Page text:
Henry Moore in Tuscany

18.01.2021 - 04.07.2021

As a collateral event of the exhibition Henry Moore. The sculptor’s drawing Museo Novecento hosts Henry Moore in Tuscany, from 18 January to 4 July 2021.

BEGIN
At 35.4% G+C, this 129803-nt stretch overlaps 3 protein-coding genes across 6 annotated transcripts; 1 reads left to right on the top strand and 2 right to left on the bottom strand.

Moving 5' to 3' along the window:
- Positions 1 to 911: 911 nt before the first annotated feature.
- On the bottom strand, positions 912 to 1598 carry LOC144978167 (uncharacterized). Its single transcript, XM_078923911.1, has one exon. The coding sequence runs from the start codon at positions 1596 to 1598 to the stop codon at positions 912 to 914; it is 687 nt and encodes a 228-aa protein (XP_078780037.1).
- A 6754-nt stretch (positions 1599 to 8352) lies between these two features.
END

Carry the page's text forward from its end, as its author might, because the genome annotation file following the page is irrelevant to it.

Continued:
The project was born to underline the link between the sculptor and the Tuscan territory and presents a series of works from private collections that testify, together with documents and photographs, the intense artistic and emotional relationship that bound the sculptor to the city of Florence and Tuscany. An intense relationship born in the 1920s when, as a young student, the sculptor stayed in the main Tuscan cities and then consecrated in 1972 with the great exhibition that the city of Florence dedicated to him in 1972 at the Forte Belvedere. The study trip to Italy in 1925 represented for Moore a sort of revelation, the live observation of the masterpieces of the Tuscan masters of the fourteenth and fifteenth centuries will accompany him for a long time and will mark his artistic training together with the study of primitivist and extra-European sculpture at the British Museum in London, of the historical avant-gardes, of Brancusi and Picasso.